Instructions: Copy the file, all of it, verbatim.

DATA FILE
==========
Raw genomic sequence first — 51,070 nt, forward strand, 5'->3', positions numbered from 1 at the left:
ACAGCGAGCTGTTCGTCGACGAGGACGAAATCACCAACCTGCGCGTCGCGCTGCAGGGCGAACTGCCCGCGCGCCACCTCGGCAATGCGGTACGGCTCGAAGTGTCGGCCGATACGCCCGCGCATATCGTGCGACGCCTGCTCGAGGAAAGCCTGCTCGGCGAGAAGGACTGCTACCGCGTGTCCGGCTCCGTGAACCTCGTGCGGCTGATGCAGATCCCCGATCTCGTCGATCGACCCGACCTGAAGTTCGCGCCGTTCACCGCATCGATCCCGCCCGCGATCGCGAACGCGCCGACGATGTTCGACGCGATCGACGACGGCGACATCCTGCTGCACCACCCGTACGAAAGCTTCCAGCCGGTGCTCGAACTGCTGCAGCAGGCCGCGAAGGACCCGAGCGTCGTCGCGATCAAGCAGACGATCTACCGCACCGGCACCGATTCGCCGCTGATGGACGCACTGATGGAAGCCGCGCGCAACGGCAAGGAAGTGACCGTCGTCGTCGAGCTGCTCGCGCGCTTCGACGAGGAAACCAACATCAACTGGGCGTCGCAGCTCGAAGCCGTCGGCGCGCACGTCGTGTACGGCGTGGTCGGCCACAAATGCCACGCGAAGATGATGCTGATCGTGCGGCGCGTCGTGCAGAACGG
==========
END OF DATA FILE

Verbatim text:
Raw genomic sequence first — 51,070 nt, forward strand, 5'->3', positions numbered from 1 at the left:
ACAGCGAGCTGTTCGTCGACGAGGACGAAATCACCAACCTGCGCGTCGCGCTGCAGGGCGAACTGCCCGCGCGCCACCTCGGCAATGCGGTACGGCTCGAAGTGTCGGCCGATACGCCCGCGCATATCGTGCGACGCCTGCTCGAGGAAAGCCTGCTCGGCGAGAAGGACTGCTACCGCGTGTCCGGCTCCGTGAACCTCGTGCGGCTGATGCAGATCCCCGATCTCGTCGATCGACCCGACCTGAAGTTCGCGCCGTTCACCGCATCGATCCCGCCCGCGATCGCGAACGCGCCGACGATGTTCGACGCGATCGACGACGGCGACATCCTGCTGCACCACCCGTACGAAAGCTTCCAGCCGGTGCTCGAACTGCTGCAGCAGGCCGCGAAGGACCCGAGCGTCGTCGCGATCAAGCAGACGATCTACCGCACCGGCACCGATTCGCCGCTGATGGACGCACTGATGGAAGCCGCGCGCAACGGCAAGGAAGTGACCGTCGTCGTCGAGCTGCTCGCGCGCTTCGACGAGGAAACCAACATCAACTGGGCGTCGCAGCTCGAAGCCGTCGGCGCGCACGTCGTGTACGGCGTGGTCGGCCACAAATGCCACGCGAAGATGATGCTGATCGTGCGGCGCGTCGTGCAGAACGG